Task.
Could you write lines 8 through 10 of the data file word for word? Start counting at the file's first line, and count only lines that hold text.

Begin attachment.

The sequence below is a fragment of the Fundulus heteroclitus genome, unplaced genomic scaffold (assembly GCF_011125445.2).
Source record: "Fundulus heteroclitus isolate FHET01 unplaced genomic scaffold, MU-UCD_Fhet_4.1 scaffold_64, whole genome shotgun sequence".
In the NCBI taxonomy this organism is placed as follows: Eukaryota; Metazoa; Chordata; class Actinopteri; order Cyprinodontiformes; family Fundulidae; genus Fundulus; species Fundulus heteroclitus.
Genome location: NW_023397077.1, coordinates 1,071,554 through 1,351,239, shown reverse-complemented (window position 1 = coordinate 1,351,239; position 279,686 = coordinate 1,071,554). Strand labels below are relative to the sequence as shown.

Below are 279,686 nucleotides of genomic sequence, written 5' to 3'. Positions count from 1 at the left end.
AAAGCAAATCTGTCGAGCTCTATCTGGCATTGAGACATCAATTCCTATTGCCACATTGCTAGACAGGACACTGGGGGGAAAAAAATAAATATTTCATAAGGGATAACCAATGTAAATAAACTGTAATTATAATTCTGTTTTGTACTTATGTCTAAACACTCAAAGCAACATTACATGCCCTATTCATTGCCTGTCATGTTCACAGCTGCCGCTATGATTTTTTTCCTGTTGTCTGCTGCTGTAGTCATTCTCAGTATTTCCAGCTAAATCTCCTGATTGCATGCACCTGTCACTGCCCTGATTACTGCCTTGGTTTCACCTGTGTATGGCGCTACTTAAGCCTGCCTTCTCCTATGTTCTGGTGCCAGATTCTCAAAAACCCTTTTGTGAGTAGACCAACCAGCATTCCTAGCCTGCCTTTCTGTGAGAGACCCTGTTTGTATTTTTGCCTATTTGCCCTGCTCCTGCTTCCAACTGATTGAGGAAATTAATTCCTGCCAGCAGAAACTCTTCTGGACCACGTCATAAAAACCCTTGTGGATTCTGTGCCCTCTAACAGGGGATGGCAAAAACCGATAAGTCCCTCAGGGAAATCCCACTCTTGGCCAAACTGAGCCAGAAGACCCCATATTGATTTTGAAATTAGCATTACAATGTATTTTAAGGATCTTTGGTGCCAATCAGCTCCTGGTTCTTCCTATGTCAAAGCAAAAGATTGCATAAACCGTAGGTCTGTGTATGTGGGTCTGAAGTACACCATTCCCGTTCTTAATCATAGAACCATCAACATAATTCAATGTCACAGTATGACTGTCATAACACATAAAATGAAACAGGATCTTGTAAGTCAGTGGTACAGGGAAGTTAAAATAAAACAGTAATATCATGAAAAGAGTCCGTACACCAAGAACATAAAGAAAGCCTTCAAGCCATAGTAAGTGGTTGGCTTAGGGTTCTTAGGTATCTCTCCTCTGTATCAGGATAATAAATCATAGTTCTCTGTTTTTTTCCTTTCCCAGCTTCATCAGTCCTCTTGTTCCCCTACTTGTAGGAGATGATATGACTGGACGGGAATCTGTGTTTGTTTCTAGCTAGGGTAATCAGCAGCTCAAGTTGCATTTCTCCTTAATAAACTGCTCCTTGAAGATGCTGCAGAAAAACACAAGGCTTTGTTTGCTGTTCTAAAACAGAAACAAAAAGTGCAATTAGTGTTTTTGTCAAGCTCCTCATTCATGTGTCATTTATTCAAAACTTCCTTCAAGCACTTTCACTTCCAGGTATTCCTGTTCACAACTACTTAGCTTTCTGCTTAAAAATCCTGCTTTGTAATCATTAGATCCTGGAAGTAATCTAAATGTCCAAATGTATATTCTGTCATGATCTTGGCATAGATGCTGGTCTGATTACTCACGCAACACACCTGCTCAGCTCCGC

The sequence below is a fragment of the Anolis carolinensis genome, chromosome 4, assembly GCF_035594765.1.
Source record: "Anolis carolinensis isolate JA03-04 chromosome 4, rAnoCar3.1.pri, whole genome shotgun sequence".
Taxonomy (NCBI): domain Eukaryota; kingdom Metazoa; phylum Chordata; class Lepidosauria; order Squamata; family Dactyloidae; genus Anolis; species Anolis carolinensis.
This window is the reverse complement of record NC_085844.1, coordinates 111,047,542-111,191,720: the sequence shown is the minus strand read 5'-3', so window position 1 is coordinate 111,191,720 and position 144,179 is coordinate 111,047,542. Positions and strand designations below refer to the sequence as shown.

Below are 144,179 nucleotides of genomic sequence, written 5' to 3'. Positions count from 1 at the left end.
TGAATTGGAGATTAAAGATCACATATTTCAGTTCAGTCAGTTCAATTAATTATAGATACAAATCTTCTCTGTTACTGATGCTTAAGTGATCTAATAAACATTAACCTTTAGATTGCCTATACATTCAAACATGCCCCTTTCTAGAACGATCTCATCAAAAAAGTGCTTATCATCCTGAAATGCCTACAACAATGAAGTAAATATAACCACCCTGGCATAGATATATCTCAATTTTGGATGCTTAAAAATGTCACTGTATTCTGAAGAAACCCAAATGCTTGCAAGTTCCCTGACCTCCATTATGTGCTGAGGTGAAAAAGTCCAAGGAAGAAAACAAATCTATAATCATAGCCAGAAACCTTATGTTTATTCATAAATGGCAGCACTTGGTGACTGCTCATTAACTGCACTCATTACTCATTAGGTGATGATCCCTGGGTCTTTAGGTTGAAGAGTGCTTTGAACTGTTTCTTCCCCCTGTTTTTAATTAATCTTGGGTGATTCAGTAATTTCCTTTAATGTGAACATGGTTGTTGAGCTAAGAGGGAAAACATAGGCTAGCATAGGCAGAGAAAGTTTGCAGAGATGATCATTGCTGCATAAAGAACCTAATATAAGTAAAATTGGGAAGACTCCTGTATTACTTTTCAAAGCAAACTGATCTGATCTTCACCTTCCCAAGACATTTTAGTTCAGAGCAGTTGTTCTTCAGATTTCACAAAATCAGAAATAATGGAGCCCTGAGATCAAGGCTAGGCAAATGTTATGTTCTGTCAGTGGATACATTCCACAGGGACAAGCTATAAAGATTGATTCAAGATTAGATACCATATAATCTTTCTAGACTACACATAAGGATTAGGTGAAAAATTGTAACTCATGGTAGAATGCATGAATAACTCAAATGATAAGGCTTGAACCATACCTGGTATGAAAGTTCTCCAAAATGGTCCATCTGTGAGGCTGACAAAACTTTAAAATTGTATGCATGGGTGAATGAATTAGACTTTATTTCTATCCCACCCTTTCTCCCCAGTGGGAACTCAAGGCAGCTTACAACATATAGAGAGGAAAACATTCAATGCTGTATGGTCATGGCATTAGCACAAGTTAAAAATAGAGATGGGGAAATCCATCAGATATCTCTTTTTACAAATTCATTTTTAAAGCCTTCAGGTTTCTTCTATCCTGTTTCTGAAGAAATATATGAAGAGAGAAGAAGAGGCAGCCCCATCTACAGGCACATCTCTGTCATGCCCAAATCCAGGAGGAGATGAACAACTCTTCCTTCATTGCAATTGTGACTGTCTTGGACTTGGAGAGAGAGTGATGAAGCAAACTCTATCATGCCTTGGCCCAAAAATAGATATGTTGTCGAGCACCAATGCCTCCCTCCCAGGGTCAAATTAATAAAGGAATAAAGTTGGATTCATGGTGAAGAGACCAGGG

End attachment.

Source record: "Anolis carolinensis isolate JA03-04 chromosome 4, rAnoCar3.1.pri, whole genome shotgun sequence".
Taxonomy (NCBI): domain Eukaryota; kingdom Metazoa; phylum Chordata; class Lepidosauria; order Squamata; family Dactyloidae; genus Anolis; species Anolis carolinensis.
This window is the reverse complement of record NC_085844.1, coordinates 111,047,542-111,191,720: the sequence shown is the minus strand read 5'-3', so window position 1 is coordinate 111,191,720 and position 144,179 is coordinate 111,047,542. Positions and strand designations below refer to the sequence as shown.